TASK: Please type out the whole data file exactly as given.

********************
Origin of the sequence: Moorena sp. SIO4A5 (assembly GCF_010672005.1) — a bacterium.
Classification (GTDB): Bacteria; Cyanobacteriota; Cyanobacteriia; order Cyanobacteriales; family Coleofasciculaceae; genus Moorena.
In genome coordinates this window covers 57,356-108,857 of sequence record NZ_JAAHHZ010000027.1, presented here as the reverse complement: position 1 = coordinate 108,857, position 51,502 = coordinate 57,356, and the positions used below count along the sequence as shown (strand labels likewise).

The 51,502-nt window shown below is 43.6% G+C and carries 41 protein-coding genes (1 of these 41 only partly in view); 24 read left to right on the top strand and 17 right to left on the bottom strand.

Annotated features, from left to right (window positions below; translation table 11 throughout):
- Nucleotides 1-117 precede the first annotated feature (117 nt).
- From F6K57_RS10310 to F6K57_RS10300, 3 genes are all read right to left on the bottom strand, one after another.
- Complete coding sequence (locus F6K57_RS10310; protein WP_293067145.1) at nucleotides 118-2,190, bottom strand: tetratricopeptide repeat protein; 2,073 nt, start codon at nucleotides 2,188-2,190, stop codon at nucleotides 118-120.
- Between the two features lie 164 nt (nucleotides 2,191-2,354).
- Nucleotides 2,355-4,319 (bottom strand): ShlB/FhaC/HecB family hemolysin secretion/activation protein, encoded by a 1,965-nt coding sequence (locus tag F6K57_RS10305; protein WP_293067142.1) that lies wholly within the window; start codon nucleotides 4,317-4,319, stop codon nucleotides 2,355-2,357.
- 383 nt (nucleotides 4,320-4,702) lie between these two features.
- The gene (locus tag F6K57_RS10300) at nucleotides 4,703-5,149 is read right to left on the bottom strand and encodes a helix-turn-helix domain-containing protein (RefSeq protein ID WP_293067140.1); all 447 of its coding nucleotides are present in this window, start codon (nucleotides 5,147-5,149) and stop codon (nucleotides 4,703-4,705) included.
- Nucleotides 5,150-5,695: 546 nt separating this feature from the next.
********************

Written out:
Origin of the sequence: Moorena sp. SIO4A5 (assembly GCF_010672005.1) — a bacterium.
Classification (GTDB): Bacteria; Cyanobacteriota; Cyanobacteriia; order Cyanobacteriales; family Coleofasciculaceae; genus Moorena.
In genome coordinates this window covers 57,356-108,857 of sequence record NZ_JAAHHZ010000027.1, presented here as the reverse complement: position 1 = coordinate 108,857, position 51,502 = coordinate 57,356, and the positions used below count along the sequence as shown (strand labels likewise).

The 51,502-nt window shown below is 43.6% G+C and carries 41 protein-coding genes (1 of these 41 only partly in view); 24 read left to right on the top strand and 17 right to left on the bottom strand.

Annotated features, from left to right (window positions below; translation table 11 throughout):
- Nucleotides 1-117 precede the first annotated feature (117 nt).
- From F6K57_RS10310 to F6K57_RS10300, 3 genes are all read right to left on the bottom strand, one after another.
- Complete coding sequence (locus F6K57_RS10310; protein WP_293067145.1) at nucleotides 118-2,190, bottom strand: tetratricopeptide repeat protein; 2,073 nt, start codon at nucleotides 2,188-2,190, stop codon at nucleotides 118-120.
- Between the two features lie 164 nt (nucleotides 2,191-2,354).
- Nucleotides 2,355-4,319 (bottom strand): ShlB/FhaC/HecB family hemolysin secretion/activation protein, encoded by a 1,965-nt coding sequence (locus tag F6K57_RS10305; protein WP_293067142.1) that lies wholly within the window; start codon nucleotides 4,317-4,319, stop codon nucleotides 2,355-2,357.
- 383 nt (nucleotides 4,320-4,702) lie between these two features.
- The gene (locus tag F6K57_RS10300) at nucleotides 4,703-5,149 is read right to left on the bottom strand and encodes a helix-turn-helix domain-containing protein (RefSeq protein ID WP_293067140.1); all 447 of its coding nucleotides are present in this window, start codon (nucleotides 5,147-5,149) and stop codon (nucleotides 4,703-4,705) included.
- Nucleotides 5,150-5,695: 546 nt separating this feature from the next.